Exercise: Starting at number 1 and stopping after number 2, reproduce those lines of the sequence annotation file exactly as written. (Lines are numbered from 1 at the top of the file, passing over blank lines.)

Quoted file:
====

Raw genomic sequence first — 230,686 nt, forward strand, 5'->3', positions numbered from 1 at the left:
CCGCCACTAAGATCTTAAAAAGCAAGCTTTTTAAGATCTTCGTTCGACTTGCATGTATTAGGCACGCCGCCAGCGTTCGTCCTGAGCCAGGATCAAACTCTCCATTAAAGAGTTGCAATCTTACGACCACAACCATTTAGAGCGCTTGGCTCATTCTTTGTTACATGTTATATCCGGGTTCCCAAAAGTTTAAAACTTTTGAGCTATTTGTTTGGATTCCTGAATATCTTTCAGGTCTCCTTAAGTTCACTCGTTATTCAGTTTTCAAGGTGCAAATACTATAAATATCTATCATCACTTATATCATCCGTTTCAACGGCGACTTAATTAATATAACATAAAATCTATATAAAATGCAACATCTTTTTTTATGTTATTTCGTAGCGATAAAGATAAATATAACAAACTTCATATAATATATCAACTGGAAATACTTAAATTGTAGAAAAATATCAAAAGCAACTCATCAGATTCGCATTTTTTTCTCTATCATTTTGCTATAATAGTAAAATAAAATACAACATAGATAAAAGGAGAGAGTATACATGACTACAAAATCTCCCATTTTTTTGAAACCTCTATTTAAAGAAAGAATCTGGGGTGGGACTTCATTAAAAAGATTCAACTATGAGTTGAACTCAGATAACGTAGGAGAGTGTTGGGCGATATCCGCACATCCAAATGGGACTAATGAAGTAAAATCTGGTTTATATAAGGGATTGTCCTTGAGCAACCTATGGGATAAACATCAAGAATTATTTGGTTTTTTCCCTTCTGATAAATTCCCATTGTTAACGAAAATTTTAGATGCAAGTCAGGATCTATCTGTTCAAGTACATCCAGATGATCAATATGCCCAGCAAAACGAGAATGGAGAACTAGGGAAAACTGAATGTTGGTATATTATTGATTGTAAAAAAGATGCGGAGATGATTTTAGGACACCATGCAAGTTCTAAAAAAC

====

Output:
Raw genomic sequence first — 230,686 nt, forward strand, 5'->3', positions numbered from 1 at the left:
CCGCCACTAAGATCTTAAAAAGCAAGCTTTTTAAGATCTTCGTTCGACTTGCATGTATTAGGCACGCCGCCAGCGTTCGTCCTGAGCCAGGATCAAACTCTCCATTAAAGAGTTGCAATCTTACGACCACAACCATTTAGAGCGCTTGGCTCATTCTTTGTTACATGTTATATCCGGGTTCCCAAAAGTTTAAAACTTTTGAGCTATTTGTTTGGATTCCTGAATATCTTTCAGGTCTCCTTAAGTTCACTCGTTATTCAGTTTTCAAGGTGCAAATACTATAAATATCTATCATCACTTATATCATCCGTTTCAACGGCGACTTAATTAATATAACATAAAATCTATATAAAATGCAACATCTTTTTTTATGTTATTTCGTAGCGATAAAGATAAATATAACAAACTTCATATAATATATCAACTGGAAATACTTAAATTGTAGAAAAATATCAAAAGCAACTCATCAGATTCGCATTTTTTTCTCTATCATTTTGCTATAATAGTAAAATAAAATACAACATAGATAAAAGGAGAGAGTATACATGACTACAAAATCTCCCATTTTTTTGAAACCTCTATTTAAAGAAAGAATCTGGGGTGGGACTTCATTAAAAAGATTCAACTATGAGTTGAACTCAGATAACGTAGGAGAGTGTTGGGCGATATCCGCACATCCAAATGGGACTAATGAAGTAAAATCTGGTTTATATAAGGGATTGTCCTTGAGCAACCTATGGGATAAACATCAAGAATTATTTGGTTTTTTCCCTTCTGATAAATTCCCATTGTTAACGAAAATTTTAGATGCAAGTCAGGATCTATCTGTTCAAGTACATCCAGATGATCAATATGCCCAGCAAAACGAGAATGGAGAACTAGGGAAAACTGAATGTTGGTATATTATTGATTGTAAAAAAGATGCGGAGATGATTTTAGGACACCATGCAAGTTCTAAAAAAC